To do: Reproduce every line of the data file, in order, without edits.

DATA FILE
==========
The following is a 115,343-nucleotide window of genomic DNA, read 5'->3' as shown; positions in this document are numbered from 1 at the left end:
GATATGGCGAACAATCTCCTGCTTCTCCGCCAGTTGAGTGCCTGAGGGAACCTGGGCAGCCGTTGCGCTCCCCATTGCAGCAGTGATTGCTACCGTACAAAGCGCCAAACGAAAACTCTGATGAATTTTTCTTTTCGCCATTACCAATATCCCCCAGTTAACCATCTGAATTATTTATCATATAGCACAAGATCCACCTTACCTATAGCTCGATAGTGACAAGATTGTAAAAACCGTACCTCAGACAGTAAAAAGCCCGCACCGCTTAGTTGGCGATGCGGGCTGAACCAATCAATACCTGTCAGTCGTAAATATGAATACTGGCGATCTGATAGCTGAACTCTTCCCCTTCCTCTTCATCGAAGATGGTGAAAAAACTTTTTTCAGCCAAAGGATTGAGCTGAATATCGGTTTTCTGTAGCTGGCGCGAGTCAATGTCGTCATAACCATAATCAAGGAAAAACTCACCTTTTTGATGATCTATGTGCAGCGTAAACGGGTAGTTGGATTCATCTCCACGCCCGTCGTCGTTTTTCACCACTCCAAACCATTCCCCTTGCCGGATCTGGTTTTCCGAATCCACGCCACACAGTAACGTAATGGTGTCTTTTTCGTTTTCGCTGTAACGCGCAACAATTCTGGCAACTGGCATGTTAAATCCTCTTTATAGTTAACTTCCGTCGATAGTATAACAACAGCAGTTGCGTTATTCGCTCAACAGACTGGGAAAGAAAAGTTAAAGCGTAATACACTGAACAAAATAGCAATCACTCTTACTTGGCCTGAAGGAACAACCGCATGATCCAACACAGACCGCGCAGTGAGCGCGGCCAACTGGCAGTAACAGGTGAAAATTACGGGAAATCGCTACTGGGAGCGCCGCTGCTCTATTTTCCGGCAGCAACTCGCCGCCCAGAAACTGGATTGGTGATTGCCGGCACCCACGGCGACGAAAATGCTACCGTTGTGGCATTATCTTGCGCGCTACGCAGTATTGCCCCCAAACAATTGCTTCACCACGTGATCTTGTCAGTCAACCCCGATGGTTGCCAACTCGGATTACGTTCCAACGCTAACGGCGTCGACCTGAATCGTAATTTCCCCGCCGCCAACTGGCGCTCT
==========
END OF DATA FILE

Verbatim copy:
The following is a 115,343-nucleotide window of genomic DNA, read 5'->3' as shown; positions in this document are numbered from 1 at the left end:
GATATGGCGAACAATCTCCTGCTTCTCCGCCAGTTGAGTGCCTGAGGGAACCTGGGCAGCCGTTGCGCTCCCCATTGCAGCAGTGATTGCTACCGTACAAAGCGCCAAACGAAAACTCTGATGAATTTTTCTTTTCGCCATTACCAATATCCCCCAGTTAACCATCTGAATTATTTATCATATAGCACAAGATCCACCTTACCTATAGCTCGATAGTGACAAGATTGTAAAAACCGTACCTCAGACAGTAAAAAGCCCGCACCGCTTAGTTGGCGATGCGGGCTGAACCAATCAATACCTGTCAGTCGTAAATATGAATACTGGCGATCTGATAGCTGAACTCTTCCCCTTCCTCTTCATCGAAGATGGTGAAAAAACTTTTTTCAGCCAAAGGATTGAGCTGAATATCGGTTTTCTGTAGCTGGCGCGAGTCAATGTCGTCATAACCATAATCAAGGAAAAACTCACCTTTTTGATGATCTATGTGCAGCGTAAACGGGTAGTTGGATTCATCTCCACGCCCGTCGTCGTTTTTCACCACTCCAAACCATTCCCCTTGCCGGATCTGGTTTTCCGAATCCACGCCACACAGTAACGTAATGGTGTCTTTTTCGTTTTCGCTGTAACGCGCAACAATTCTGGCAACTGGCATGTTAAATCCTCTTTATAGTTAACTTCCGTCGATAGTATAACAACAGCAGTTGCGTTATTCGCTCAACAGACTGGGAAAGAAAAGTTAAAGCGTAATACACTGAACAAAATAGCAATCACTCTTACTTGGCCTGAAGGAACAACCGCATGATCCAACACAGACCGCGCAGTGAGCGCGGCCAACTGGCAGTAACAGGTGAAAATTACGGGAAATCGCTACTGGGAGCGCCGCTGCTCTATTTTCCGGCAGCAACTCGCCGCCCAGAAACTGGATTGGTGATTGCCGGCACCCACGGCGACGAAAATGCTACCGTTGTGGCATTATCTTGCGCGCTACGCAGTATTGCCCCCAAACAATTGCTTCACCACGTGATCTTGTCAGTCAACCCCGATGGTTGCCAACTCGGATTACGTTCCAACGCTAACGGCGTCGACCTGAATCGTAATTTCCCCGCCGCCAACTGGCGCTCT